Teaching Kids About Money

Teach Kids Money

Teaching Your Kids About Money

From the author of The Kid's ROTH IRA Handbook

When my child was in 5th grade she came home with an assignment to write a letter asking her parents to pay her for tasks done around the house.

"Hmmm... Sounds like an interesting assignment but you're not getting paid for it," I answered half annoyed that a teacher dare suggest that I start paying my kids, but also impressed that someone had finally assigned something to do with money.

Next, she came home with, "I have to research what college I will go to, what work I will do, and what car I will buy. I'm going to Harvard and I will be an author."

"Hmmm... You might need an additional job as well -- to pay off that school loan," I grinned as I had some knowledge of author salaries.

Weeks later she enthusiastically told me, "Mom, you need to get an IRA."

Ok, that was the last straw! Who's been talking to my daughter?

I've told this story to many friends except, I usually begin, with, "My 5th grader told me I needed an IRA!" I watch their jaw drop that a 5th grader is even thinking about finances, "How does she know about that?"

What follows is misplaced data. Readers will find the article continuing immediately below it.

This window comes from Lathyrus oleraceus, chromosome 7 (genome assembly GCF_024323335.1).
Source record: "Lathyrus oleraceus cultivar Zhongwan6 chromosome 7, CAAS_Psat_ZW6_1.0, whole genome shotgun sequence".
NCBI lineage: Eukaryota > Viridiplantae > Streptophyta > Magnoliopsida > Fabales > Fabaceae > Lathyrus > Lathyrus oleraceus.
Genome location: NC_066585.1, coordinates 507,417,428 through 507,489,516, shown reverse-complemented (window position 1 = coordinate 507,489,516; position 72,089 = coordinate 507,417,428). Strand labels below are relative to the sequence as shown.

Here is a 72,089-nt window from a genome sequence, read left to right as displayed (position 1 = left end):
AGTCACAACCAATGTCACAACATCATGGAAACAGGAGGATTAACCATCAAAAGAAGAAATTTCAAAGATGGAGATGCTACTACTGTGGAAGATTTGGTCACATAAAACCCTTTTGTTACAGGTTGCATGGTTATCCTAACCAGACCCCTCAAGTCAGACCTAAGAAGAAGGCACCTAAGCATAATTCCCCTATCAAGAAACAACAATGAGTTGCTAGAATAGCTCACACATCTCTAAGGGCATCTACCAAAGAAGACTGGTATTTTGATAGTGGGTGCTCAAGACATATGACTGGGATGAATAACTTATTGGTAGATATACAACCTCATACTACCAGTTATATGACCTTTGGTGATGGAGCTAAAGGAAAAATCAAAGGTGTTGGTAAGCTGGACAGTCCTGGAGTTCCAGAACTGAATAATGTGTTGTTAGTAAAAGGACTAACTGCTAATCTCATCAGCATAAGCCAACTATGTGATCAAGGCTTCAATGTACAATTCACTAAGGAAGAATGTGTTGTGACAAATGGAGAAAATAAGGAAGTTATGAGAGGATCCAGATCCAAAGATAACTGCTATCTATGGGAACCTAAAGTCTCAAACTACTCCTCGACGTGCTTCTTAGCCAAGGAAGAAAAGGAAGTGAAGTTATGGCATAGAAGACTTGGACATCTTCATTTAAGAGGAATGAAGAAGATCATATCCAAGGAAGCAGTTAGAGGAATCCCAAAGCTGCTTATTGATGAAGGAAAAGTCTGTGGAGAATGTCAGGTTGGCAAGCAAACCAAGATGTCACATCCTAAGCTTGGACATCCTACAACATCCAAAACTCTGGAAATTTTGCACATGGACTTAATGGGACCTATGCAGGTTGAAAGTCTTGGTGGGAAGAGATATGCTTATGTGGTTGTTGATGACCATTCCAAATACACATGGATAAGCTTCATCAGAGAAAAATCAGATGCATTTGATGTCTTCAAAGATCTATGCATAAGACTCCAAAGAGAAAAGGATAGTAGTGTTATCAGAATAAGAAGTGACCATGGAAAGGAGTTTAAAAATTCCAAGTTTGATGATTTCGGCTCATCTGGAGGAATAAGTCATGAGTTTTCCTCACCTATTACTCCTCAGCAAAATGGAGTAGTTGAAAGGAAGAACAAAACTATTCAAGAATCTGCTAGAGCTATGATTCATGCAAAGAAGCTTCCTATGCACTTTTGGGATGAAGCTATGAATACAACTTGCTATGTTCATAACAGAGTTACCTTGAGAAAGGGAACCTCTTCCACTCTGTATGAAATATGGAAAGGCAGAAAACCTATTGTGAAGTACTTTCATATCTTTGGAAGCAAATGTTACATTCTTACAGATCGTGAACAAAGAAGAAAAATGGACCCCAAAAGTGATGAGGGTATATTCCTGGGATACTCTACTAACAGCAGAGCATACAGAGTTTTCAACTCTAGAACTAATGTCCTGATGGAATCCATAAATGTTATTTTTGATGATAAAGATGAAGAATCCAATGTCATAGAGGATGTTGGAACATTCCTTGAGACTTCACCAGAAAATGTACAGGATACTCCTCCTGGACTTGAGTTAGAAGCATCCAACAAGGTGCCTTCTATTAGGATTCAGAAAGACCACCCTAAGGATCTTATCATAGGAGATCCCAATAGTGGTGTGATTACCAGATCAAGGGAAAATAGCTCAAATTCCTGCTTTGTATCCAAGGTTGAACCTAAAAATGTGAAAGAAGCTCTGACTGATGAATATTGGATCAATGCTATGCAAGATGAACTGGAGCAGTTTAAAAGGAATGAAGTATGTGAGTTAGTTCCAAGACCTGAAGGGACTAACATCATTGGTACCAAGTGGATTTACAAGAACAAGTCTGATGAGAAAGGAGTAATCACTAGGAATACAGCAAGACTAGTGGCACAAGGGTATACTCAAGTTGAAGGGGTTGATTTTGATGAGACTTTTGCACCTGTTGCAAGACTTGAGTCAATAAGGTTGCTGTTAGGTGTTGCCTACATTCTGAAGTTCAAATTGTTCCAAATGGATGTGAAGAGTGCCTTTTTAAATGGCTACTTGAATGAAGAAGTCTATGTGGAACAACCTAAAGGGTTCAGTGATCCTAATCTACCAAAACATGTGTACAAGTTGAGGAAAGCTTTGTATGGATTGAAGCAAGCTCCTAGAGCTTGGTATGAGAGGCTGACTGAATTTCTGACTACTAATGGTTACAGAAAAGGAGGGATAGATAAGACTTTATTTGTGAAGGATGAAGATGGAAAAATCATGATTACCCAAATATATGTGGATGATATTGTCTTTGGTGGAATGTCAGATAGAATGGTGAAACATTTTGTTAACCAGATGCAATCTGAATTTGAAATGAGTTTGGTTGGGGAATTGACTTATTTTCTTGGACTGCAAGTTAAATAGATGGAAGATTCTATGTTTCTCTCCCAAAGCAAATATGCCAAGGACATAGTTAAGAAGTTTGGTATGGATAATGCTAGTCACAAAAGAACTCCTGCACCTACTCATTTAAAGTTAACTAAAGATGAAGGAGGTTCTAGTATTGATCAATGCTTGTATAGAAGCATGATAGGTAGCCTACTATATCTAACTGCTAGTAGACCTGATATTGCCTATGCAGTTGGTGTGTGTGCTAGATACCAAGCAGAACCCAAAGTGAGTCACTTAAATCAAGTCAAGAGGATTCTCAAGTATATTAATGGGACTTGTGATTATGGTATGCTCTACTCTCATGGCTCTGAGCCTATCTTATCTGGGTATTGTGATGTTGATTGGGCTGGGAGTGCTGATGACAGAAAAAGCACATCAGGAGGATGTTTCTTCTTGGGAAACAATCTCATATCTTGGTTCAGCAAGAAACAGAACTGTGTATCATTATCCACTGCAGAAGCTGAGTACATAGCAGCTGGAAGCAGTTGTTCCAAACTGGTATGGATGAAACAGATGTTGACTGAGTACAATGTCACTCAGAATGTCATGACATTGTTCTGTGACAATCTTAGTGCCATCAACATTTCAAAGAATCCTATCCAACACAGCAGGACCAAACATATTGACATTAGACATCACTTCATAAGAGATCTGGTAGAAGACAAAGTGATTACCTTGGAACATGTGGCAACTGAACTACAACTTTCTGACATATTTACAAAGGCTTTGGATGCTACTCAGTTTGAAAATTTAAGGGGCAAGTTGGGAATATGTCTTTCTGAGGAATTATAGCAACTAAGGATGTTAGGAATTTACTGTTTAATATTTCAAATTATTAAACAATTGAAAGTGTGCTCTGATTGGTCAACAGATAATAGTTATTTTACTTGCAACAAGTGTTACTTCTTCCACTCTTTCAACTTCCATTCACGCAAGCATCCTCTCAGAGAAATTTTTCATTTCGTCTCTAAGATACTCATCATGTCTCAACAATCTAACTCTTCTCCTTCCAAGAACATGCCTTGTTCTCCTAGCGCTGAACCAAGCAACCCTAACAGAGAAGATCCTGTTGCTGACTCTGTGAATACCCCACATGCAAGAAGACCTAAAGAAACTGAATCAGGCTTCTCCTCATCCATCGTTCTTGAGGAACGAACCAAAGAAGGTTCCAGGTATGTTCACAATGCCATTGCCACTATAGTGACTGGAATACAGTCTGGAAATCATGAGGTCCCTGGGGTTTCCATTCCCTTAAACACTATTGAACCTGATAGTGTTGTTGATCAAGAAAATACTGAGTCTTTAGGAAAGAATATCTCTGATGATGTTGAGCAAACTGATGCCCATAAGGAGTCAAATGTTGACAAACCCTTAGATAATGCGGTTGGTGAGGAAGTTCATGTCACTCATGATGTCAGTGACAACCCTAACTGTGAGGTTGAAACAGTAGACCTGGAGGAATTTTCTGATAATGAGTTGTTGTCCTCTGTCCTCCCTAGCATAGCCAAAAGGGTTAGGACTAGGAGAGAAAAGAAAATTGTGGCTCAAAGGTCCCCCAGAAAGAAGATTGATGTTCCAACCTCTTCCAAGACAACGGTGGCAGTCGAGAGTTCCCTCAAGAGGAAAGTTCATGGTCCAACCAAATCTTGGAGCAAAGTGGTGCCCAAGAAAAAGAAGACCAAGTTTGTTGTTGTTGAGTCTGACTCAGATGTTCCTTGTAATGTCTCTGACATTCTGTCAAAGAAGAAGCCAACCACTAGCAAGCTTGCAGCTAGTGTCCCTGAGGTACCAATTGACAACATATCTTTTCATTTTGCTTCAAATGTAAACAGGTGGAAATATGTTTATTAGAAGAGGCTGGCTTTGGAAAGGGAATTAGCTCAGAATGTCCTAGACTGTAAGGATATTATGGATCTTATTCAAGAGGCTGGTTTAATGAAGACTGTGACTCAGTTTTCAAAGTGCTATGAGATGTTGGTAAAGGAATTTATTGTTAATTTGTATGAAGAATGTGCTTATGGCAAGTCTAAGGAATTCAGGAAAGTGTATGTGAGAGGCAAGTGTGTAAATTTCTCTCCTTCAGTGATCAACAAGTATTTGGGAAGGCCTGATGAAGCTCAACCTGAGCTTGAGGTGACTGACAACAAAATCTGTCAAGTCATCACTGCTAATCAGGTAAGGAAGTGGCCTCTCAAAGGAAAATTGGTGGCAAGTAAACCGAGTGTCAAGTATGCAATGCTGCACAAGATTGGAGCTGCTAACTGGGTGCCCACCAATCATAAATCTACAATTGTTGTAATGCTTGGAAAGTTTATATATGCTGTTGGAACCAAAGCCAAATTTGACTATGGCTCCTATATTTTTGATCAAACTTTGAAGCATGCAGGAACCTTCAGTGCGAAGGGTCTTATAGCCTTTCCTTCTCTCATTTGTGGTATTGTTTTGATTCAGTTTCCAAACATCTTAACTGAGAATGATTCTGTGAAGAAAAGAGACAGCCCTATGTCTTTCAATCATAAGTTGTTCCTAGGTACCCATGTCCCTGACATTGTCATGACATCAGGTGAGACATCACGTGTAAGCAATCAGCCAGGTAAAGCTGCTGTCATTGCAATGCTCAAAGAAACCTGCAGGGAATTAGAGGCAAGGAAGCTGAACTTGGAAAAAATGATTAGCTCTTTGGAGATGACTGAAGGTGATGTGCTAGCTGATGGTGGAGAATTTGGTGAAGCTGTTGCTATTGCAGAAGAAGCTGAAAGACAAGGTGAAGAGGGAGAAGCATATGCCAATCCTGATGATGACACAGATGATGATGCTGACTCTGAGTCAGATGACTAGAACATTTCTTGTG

"Thank her English teacher," I reply. (Yep, it wasn't even a math class assignment!)

Well this class of my daughter's was a rare case! While we all expect our children to be financially responsible, there is no class for it in the younger school grades. Did you know some colleges do not even require an economics or accounting class to graduate? We hear a lot about our literacy rate across the nation but how about our financial literacy? How would the nation change if every child had a Roth IRA?

Being self-employed as a self-published author, I was already very familiar with taxes as well as the requirement for "earned income" to contribute to a Roth IRA. In my networking groups, I heard members speak of hiring their children, which lead to my taking the dive into the IRS Publications to learn how establishing a Roth IRA for kids was legally accomplished. The result was the answers to three major questions:

  1. Can small jobs count as earned income for the purpose of contributing to a Roth IRA for kids?
  2. What are the requirements for a self-employed parent to hire their child?
  3. What are the requirements for parents to make their kids "household employees"?
While these are all addressed in the book, the real lesson of the book is to begin to inspire children to save at a very young age and teach the benefits of compounding interest in a tax free account such as a Roth IRA for kids. Certainly we do not want to take "being a child" away from children. But if they already show interest in finances and we are allowing them to earn spending money, we have a responsibility to teach them what to do with... at least part of their earned money.

See more from the author.